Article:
More than £18m has been stolen from residents in the Thames Valley area from ‘clone firm’ investment scams.

‘Clone firms’ are set up by fraudsters using the name, address and ‘Firm Reference Number’ (FRN) of real companies authorised by the FCA (Financial Conduct Authority).

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Action Fraud, as well as a report by Thames Valley Police, revealed that a gargantuan amount of money was stolen between January to December 2020.

Thames Valley victims were mostly men, with people between the ages of 50 and 59 being the most commonly affected.

The figures don’t make light reading at there was a 29 per cent increase of ‘clone firm’ investment scams across the country, with 77 per cent of investors not knowing or are unsure what a ‘clone investment firm’ is.

Detective Chief Inspector Andy Richardson said: “These scams can have a devastating impact on the victims who invest, believing they are legitimate websites.

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“This is in no way a victimless crime and can have catastrophic, wide-reaching consequences.

“Unfortunately, anyone can become a target of fraud or scams and clone investment fraud can look genuine.

"Our advice is always to stop, challenge and protect.

The money was stolen between January to December last year

The money was stolen between January to December last year

“Thousands of pounds have been lost due to clone investment fraud and the only way to be sure is to check every detail.

“Responsible businesses would not have any issue with you carrying out due diligence and we recommend you carry out substantial research to ensure your money is going where you want it to go.”

What is a ‘clone firm’ investment scam?

‘Clone firms’ are set up by fraudsters using the name, address, and ‘Firm Reference Number’ (FRN) of real companies authorised by the FCA.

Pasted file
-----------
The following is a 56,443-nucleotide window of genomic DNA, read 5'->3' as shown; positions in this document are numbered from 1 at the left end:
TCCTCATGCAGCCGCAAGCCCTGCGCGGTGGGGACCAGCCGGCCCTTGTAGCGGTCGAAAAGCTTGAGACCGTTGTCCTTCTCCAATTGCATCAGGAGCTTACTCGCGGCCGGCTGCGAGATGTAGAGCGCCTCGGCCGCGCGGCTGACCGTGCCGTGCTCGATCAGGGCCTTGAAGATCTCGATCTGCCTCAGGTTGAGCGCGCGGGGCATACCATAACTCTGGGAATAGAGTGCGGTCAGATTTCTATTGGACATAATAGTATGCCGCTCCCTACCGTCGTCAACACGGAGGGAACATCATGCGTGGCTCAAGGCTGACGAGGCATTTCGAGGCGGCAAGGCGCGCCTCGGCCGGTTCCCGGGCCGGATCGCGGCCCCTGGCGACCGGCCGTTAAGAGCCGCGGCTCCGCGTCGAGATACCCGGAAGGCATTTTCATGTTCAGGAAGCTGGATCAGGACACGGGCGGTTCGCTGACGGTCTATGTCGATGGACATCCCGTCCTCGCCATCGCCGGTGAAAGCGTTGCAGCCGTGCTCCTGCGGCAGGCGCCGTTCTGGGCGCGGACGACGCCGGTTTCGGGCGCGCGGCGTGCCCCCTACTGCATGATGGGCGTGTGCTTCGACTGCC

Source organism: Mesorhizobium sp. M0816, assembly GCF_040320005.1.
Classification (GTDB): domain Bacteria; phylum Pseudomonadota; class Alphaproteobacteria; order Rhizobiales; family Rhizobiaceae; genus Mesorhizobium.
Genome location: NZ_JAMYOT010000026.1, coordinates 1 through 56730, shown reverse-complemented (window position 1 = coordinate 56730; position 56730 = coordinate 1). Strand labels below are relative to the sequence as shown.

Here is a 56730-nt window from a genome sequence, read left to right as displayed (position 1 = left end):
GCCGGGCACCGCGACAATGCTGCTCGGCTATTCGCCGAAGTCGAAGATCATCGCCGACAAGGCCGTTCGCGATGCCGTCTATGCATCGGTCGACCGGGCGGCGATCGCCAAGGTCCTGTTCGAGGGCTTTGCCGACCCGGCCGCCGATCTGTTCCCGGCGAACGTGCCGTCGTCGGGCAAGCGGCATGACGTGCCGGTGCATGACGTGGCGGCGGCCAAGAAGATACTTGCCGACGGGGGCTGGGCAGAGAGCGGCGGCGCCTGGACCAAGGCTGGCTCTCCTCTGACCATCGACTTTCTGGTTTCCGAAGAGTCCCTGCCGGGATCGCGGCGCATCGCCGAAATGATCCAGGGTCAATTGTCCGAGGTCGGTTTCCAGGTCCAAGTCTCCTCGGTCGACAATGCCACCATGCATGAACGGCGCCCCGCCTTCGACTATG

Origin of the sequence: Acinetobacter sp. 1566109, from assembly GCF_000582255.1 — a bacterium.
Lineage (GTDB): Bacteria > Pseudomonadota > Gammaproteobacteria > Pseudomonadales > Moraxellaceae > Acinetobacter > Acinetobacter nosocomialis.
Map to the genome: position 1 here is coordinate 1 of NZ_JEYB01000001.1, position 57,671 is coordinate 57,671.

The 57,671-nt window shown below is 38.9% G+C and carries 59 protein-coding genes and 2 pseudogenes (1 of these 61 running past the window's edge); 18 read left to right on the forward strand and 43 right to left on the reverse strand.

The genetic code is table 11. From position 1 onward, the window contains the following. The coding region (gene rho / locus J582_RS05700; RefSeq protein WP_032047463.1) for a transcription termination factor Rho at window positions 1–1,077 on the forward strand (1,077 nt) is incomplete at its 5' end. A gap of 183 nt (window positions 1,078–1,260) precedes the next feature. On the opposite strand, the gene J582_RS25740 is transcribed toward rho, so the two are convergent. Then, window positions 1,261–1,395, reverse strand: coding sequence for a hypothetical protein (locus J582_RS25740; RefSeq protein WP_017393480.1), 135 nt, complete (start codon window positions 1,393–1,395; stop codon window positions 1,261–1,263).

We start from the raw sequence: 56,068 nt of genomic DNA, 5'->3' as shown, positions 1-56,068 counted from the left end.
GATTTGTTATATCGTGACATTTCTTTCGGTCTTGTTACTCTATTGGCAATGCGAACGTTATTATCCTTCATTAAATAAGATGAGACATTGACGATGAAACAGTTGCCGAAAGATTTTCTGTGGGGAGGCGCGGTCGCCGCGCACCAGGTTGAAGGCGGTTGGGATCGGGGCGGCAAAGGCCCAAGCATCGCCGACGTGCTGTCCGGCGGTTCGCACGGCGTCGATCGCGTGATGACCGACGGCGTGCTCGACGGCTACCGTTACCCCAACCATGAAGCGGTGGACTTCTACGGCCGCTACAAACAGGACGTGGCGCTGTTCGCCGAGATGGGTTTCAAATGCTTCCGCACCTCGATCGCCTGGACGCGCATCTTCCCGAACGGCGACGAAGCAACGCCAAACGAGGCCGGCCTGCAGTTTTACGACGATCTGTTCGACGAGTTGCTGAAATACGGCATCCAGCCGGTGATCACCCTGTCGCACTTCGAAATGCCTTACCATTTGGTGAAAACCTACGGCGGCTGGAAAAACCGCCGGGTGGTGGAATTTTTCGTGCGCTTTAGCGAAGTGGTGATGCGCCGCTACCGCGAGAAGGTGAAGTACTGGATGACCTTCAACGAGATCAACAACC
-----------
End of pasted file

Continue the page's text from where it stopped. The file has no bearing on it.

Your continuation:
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The criminal gangs running these scams can engage with victims through a number of channels and often, they will take out adverts on social media platforms and search engines.

Victims will then click on these adverts and be taken to exact replicas of websites belonging to genuine investment firms.

The most sophisticated criminals will even clone the website domain name.

Once victims have registered their interest, they’ll be contacted by the fraudsters, who often obtain the names of genuine employees of investment firms and create seemingly legitimate company email addresses, but with very subtle changes.

There have also been instances of investors inputting their contact details into genuine price comparison websites and then being phoned by criminals purporting to be from a well-known, legitimate investment firm.

Another tactic used by these criminals to dupe investors is to send victims sales materials linking to websites of legitimate firms.

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The returns being promised by these criminal gangs are often modest so as not to arouse suspicion, but slightly better than the market rate, therefore appealing to those looking for long term, ‘safe’ investments.

In the end, victims will end up transferring their savings directly to criminal gangs, under the false belief that they are sending them to a legitimate investment firm. Often, victims will not realise that they’ve been scammed until months later, when they fail to receive quarterly returns or investment reports.

Superintendent Sanjay Andersen, from the City of London Police’s National Fraud Intelligence Bureau, said:

“The coronavirus pandemic has caused many people to feel financial worry and uncertainty - something which criminals will feel no remorse about capitalising on.

“We have sadly seen an increase in the number of investment fraud reports in 2020, compared to the previous year, with a spike in reports in the summer, after the first national lockdown was lifted.

“If you think you’ve already invested into a fraudulent scheme, report it to Action Fraud.”

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If you are suspicious about a website and think it could be cloned, send any emails to and suspicious text messages should be forwarded to 7726.

Additionally, if you believe you are a victim of clone investment fraud, you can make a report by contacting Action Fraud.